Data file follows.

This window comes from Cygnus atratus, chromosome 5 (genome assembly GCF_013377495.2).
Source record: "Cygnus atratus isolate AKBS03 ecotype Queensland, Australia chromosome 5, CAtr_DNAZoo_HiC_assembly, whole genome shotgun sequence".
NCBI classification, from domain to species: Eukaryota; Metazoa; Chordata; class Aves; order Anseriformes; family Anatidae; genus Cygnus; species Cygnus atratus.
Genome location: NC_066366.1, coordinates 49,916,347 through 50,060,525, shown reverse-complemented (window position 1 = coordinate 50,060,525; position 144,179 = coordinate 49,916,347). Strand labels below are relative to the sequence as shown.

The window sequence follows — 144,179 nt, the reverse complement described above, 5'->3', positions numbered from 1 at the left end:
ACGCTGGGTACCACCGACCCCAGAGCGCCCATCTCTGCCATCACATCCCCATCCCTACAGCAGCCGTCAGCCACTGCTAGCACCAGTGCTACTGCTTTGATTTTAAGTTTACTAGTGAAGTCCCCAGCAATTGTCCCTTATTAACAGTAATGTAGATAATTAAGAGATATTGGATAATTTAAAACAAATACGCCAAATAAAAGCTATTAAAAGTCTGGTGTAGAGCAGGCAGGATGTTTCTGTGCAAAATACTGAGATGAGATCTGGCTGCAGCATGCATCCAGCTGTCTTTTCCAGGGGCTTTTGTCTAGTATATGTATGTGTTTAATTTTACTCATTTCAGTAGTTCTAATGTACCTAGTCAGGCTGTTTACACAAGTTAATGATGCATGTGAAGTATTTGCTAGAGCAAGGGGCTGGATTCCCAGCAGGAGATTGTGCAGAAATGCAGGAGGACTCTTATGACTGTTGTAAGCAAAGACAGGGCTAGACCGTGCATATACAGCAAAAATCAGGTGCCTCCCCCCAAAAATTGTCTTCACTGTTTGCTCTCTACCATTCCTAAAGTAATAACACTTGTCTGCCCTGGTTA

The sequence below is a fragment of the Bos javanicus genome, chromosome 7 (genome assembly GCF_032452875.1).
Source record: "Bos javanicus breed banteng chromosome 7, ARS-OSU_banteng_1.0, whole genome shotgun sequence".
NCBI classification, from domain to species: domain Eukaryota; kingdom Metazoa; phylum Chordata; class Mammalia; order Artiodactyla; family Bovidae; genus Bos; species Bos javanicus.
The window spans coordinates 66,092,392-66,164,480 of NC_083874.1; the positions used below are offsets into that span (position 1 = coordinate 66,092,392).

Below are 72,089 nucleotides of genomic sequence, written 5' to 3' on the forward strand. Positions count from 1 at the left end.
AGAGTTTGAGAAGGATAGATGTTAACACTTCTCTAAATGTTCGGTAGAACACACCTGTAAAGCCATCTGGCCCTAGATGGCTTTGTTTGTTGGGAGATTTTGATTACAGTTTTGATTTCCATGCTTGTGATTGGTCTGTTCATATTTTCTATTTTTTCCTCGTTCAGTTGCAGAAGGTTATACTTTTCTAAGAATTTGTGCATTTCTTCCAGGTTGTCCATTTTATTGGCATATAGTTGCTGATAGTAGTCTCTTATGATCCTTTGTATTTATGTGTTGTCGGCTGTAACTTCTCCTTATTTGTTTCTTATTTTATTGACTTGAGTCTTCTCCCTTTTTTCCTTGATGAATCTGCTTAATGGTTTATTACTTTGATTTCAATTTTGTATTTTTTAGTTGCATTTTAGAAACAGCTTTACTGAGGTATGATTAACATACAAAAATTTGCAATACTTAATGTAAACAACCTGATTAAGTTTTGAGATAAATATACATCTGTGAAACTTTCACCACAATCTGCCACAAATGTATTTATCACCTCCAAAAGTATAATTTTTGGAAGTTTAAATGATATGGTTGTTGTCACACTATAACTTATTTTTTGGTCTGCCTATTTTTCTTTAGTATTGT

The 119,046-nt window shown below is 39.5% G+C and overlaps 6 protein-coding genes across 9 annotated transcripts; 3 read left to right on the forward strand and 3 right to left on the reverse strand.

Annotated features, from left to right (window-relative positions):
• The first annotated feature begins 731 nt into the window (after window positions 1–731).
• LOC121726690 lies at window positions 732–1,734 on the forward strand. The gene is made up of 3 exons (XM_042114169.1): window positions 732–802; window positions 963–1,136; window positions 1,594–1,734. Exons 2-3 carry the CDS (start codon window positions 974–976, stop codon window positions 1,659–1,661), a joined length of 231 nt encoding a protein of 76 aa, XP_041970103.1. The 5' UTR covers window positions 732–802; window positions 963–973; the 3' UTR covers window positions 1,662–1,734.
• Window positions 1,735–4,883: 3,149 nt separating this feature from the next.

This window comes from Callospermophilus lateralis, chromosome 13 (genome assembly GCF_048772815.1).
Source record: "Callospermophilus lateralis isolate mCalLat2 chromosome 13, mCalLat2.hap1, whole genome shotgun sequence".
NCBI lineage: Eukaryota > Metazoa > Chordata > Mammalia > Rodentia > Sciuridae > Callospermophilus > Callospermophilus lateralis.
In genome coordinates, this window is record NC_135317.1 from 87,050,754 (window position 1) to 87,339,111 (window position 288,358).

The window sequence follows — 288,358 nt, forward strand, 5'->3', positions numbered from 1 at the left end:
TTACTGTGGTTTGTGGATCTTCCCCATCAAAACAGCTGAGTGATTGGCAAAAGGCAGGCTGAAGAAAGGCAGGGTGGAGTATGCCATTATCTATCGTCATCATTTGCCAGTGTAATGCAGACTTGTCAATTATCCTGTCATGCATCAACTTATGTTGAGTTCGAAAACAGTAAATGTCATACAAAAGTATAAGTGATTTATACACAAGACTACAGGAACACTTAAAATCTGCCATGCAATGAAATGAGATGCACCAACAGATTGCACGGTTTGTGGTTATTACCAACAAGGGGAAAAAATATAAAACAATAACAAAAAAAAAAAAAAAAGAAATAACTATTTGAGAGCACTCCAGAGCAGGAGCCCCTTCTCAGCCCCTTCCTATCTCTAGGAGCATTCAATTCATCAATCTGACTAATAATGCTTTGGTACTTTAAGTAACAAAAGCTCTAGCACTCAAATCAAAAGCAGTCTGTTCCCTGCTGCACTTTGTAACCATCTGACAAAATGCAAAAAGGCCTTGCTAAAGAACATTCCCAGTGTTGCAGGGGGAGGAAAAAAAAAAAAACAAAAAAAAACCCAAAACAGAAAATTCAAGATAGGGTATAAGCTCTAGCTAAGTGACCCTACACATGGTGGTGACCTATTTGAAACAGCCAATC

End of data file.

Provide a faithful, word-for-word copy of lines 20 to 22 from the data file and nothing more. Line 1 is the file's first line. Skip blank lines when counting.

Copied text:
NCBI lineage: Eukaryota > Metazoa > Chordata > Mammalia > Rodentia > Sciuridae > Callospermophilus > Callospermophilus lateralis.
In genome coordinates, this window is record NC_135317.1 from 87,050,754 (window position 1) to 87,339,111 (window position 288,358).

The window sequence follows — 288,358 nt, forward strand, 5'->3', positions numbered from 1 at the left end: